Questions like “What are we required to do by the state?” are replaced with more fundamental questions like “What do our students need in order to improve?” Expectations of the state are replaced by expectations of the community. Those expectations are to be captured in a rigorously developed Local Control and Accountability Plan (LCAP). Under the new law, the local accountability plan must precede adoption of the district budget and the budget must be consistent with the accountability plan. Both the budget and the accountability plan are to be reviewed and approved by county offices of education and then posted on both the district and county office websites to provide full access to the public.
We have suggested that the decision making structure at the local level has been turned upside down. The compliance model is replaced by a local empowerment model. The illustration below helps to highlight that change.
We think our illustration helps local leaders to clearly see the differences between past expectations and future opportunities. But we are all creatures of habit, and many education leaders are waiting for the state to tell them what to do. We do not think the process is enhanced by asking the state for tight direction on the new system.
In fact, we think local districts have the information and authority to begin the transition without further direction from the state. The State Board of Education is charged with developing regulations that are consistent with the new funding system and publishing those regulations in the spring of 2014. But the major requirements of the law are known now and we think local districts should be moving forward now.
The law specifies eight elements that each district must address in its LCAP. None of these are new areas for experienced educators; we already know, in the main, what we will need to include in the plan in order to address each of the areas. Remember, the plan must be adopted prior to the adoption of the district budget in June of 2014. Districts that wait for more guidance from the state will find themselves doing very high-skill work on a very short timeline. We think districts should start development of their local accountability plans now.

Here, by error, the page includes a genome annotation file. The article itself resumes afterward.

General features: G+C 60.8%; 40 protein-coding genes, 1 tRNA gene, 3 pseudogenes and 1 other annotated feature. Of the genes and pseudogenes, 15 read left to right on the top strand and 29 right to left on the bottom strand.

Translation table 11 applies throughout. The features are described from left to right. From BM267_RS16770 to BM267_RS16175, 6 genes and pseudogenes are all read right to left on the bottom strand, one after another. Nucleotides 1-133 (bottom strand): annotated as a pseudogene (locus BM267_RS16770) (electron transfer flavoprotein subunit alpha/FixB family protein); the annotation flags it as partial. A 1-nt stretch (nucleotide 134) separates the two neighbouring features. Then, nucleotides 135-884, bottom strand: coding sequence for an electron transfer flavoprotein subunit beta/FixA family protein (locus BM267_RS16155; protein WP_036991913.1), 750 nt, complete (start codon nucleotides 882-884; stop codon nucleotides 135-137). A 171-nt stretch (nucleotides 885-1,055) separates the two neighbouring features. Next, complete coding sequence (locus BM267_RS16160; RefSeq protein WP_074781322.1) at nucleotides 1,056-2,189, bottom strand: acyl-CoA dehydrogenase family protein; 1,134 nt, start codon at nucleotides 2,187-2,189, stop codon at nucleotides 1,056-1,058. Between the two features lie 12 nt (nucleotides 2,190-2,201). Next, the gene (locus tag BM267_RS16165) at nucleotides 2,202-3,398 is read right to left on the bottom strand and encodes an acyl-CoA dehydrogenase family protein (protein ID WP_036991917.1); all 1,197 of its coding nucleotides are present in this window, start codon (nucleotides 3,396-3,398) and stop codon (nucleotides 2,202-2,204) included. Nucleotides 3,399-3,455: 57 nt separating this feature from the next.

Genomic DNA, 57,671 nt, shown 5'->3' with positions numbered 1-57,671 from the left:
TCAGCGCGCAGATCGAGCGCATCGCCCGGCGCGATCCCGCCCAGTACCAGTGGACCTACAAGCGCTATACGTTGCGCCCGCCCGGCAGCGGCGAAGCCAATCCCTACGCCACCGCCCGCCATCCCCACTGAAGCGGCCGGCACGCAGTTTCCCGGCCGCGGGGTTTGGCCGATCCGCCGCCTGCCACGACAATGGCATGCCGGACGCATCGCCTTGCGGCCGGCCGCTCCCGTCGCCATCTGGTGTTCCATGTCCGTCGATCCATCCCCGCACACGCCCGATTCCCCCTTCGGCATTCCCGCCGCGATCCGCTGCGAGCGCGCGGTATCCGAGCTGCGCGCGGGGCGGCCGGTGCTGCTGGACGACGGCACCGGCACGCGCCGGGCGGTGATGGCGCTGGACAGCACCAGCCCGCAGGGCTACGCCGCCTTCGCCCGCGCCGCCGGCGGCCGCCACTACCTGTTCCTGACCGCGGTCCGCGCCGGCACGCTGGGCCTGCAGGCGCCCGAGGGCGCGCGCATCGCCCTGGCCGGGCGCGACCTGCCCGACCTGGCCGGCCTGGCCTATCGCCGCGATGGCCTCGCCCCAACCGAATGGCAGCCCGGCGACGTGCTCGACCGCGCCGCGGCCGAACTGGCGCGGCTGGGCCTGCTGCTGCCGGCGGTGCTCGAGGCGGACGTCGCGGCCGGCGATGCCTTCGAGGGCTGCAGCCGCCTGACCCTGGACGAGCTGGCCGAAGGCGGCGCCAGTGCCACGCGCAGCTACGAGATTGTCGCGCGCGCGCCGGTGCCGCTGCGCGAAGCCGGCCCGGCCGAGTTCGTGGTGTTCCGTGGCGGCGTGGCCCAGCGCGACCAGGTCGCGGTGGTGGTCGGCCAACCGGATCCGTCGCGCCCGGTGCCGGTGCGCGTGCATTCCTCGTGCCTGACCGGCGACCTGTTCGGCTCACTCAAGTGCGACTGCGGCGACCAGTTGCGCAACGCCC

One last subtlety in the process: The district superintendent is initially charged with “consultation” with a wide variety of stakeholders including employees, employee unions and even pupils. Consultation implies discussions before decisions are made. Once those consultations are completed, the superintendent is charged with bringing forth a plan for “review” by parent and other constituent groups specified in the law. At that point, the superintendent must have a draft plan in hand and must respond to comments in writing. Ultimately there will be a public hearing prior to adoption of the accountability plan by the local board of education. There are quite a number of prescribed meetings, with groups that may still need to be formed, and districts that get participants identified and meetings calendared now will be way ahead of the game.